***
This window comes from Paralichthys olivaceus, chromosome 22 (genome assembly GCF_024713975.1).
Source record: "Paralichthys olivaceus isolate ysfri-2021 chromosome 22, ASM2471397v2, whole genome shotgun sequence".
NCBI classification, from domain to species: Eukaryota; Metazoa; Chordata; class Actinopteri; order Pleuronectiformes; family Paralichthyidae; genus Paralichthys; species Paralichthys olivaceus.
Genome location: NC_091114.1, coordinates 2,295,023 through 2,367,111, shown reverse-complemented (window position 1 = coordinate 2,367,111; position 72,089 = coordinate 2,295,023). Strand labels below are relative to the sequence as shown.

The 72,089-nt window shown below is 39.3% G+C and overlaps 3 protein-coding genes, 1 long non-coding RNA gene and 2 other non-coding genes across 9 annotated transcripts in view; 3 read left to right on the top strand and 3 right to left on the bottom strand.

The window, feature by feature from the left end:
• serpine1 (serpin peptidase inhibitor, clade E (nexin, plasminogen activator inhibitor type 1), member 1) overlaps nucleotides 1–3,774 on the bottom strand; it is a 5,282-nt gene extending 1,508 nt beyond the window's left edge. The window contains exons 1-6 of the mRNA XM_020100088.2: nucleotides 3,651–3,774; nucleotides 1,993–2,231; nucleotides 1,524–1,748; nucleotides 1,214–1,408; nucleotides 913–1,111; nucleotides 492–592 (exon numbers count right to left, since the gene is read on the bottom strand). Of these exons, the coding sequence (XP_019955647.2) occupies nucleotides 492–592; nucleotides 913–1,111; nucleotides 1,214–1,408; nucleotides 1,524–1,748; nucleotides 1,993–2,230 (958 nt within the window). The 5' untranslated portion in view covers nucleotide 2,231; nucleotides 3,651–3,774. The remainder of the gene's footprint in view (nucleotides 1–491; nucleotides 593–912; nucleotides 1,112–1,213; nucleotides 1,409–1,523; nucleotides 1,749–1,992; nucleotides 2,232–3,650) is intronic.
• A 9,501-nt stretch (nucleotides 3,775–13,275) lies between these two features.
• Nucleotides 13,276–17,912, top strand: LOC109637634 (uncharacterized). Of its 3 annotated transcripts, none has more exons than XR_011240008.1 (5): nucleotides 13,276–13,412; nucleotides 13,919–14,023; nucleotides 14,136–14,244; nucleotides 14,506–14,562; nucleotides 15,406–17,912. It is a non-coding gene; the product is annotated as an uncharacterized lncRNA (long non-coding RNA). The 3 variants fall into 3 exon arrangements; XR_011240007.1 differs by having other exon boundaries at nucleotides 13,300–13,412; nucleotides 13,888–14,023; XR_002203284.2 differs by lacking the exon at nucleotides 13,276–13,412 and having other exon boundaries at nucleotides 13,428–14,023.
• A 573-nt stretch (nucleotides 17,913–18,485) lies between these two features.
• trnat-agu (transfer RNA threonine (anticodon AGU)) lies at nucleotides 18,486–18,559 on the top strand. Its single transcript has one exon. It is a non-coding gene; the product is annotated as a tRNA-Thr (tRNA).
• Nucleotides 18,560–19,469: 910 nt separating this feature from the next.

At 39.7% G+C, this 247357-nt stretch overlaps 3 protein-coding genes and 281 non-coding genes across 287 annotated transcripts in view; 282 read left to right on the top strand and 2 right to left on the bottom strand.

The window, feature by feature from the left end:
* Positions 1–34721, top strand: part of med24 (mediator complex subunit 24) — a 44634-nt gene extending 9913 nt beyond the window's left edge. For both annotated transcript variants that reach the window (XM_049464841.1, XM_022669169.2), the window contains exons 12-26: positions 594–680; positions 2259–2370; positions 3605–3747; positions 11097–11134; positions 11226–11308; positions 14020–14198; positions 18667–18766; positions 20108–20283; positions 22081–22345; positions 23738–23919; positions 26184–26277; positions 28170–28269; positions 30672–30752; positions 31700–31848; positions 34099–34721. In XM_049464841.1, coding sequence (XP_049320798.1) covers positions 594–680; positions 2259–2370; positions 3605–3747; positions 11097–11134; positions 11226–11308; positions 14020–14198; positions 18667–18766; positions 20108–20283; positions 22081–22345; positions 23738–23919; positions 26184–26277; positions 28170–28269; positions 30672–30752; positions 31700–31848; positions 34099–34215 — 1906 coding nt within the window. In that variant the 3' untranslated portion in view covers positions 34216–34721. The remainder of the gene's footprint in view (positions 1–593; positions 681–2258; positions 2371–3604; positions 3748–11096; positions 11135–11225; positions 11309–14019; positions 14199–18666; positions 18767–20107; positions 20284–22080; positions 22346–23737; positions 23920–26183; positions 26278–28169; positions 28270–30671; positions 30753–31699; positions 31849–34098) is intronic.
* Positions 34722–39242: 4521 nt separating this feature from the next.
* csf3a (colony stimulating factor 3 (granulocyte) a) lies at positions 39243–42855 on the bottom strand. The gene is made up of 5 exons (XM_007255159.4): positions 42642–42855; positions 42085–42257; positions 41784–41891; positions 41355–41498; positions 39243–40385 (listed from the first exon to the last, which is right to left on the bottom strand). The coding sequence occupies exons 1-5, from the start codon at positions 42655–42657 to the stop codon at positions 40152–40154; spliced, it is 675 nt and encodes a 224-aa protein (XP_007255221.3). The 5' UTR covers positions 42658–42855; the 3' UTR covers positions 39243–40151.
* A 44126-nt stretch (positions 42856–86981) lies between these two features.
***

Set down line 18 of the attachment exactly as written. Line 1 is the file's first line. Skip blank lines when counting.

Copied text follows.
* A 44126-nt stretch (positions 42856–86981) lies between these two features.